Avalanche Advisory for Thursday, January 3, 2013

Expires tonight at 12:00 midnight

Tuckerman Ravine has Moderate and Low avalanche danger today.  Natural avalanches are unlikely and human triggered avalanches are possible in the Sluice, Lip and Center Headwall areas.  All other forecast areas of Tuckerman Ravine have Low avalanche danger.

Huntington Ravine has Low avalanche danger today.  Natural and human triggered avalanches are unlikely in all forecast areas though isolated pockets of instability may exist in leeward areas and below steep rock and ice features.

Clear and cold conditions predominated overnight with relatively calm winds in 30 mph range.  No significant further drifting in either ravine during the past 24 hours should allow those who are eager to climb to get after it.  As usual, care should be exercised when approaching smooth pillows of snow deposited by wind and gravity in lee areas and below steep terrain features.  Firm, wind packed snow conditions will make for good cramponing in most areas of both ravines.  Anticipate brittle surface ice due to yesterday’s deep freeze with the potential for fresh, wet ice in areas due to the heavy precipitation events of prior weeks.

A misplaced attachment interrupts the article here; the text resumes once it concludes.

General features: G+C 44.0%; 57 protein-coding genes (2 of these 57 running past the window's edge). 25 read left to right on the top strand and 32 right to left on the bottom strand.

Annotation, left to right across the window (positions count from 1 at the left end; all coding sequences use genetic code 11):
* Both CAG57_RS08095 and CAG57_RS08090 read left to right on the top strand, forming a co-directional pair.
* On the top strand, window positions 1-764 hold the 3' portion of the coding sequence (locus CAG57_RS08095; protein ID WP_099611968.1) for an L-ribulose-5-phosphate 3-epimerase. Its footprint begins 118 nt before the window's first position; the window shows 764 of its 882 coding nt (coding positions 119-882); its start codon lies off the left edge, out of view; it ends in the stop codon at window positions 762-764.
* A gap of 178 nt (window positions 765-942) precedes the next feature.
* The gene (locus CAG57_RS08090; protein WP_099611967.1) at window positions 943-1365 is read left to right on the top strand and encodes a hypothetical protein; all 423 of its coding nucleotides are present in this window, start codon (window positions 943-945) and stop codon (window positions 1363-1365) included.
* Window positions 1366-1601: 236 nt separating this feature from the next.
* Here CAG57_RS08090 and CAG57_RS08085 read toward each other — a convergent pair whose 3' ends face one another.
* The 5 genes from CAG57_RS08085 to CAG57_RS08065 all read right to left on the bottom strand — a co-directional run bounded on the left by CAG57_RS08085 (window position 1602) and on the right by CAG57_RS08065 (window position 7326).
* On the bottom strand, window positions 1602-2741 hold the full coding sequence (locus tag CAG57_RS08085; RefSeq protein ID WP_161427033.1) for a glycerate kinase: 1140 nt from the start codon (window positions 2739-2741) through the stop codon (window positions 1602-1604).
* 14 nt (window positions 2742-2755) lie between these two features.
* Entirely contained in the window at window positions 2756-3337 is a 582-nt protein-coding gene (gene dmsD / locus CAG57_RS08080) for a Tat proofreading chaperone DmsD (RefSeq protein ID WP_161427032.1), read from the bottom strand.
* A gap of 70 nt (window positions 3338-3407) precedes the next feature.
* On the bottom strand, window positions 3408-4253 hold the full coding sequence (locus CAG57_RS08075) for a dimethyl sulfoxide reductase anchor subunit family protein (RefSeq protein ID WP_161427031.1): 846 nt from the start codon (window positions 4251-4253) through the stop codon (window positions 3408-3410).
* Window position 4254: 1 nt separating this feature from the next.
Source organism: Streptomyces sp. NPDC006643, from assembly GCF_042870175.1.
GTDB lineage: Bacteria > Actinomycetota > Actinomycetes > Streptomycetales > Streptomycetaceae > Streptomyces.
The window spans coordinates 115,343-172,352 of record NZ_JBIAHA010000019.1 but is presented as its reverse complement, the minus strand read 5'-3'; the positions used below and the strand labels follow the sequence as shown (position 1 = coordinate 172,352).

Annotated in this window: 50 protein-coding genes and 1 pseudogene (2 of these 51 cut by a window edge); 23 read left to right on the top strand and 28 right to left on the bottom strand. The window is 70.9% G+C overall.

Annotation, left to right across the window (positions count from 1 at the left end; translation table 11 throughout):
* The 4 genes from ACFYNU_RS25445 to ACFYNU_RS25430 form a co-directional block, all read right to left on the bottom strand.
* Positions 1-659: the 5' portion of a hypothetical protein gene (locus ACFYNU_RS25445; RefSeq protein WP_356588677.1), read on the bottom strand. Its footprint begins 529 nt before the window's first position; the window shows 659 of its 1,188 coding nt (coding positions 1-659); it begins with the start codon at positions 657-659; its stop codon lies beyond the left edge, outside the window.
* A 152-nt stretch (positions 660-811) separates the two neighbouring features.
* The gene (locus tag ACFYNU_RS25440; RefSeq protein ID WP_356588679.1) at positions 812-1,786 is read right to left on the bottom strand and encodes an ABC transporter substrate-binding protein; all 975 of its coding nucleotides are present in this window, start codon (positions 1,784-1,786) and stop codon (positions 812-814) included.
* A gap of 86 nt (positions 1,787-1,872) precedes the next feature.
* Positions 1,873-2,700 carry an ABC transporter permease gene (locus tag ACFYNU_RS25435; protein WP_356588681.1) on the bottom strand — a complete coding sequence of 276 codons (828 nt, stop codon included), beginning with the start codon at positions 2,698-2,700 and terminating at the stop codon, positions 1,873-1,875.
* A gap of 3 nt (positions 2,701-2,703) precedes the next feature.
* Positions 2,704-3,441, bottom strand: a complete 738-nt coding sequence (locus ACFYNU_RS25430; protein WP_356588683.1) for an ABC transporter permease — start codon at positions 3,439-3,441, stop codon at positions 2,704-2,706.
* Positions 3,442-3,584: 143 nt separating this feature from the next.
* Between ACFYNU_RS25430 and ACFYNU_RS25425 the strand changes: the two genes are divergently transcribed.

The temperature now stands at 10F at Hermit Lake, which is quite a bit warmer than valley locations this morning. Expect temperatures to continue moderating through the day, even as cloud cover increases, with the approach of a weak low pressure system.  Winds will increase from the present 30mph range to the 50mph range later today. Expect visibility to decrease a bit as the wind begins to pick up and the cloud cap typical of our mountain range develops on the high peaks.

Remember that the summer Lion Head route is still the preferred shortest route to the summit from the east side of the mountain. The winter route will open for travel when conditions allow for passage without undue erosion of the slope which will hopefully happen soon. Remember that sunset comes around 4:15pm.

Please Remember:

  • Safe travel in avalanche terrain requires training and experience. This advisory is just one tool to help you make your own decisions in avalanche terrain. You control your own risk by choosing where, when, and how you travel.
  • Anticipate a changing avalanche danger when actual weather differs from the higher summits forecast.
  •  For more information contact the Forest Service Snow Rangers, the AMC at the Pinkham Notch Visitor Center, or the caretakers at Hermit Lake Shelters or the Harvard Cabin.

Posted 9:45 a.m. Thursday, January 03, 2013. A new advisory will be issued tomorrow.

Frank Carus, Snow Ranger
USDA Forest Service
White Mountain National Forest
(603) 466-2713 TTY (603) 466-2856

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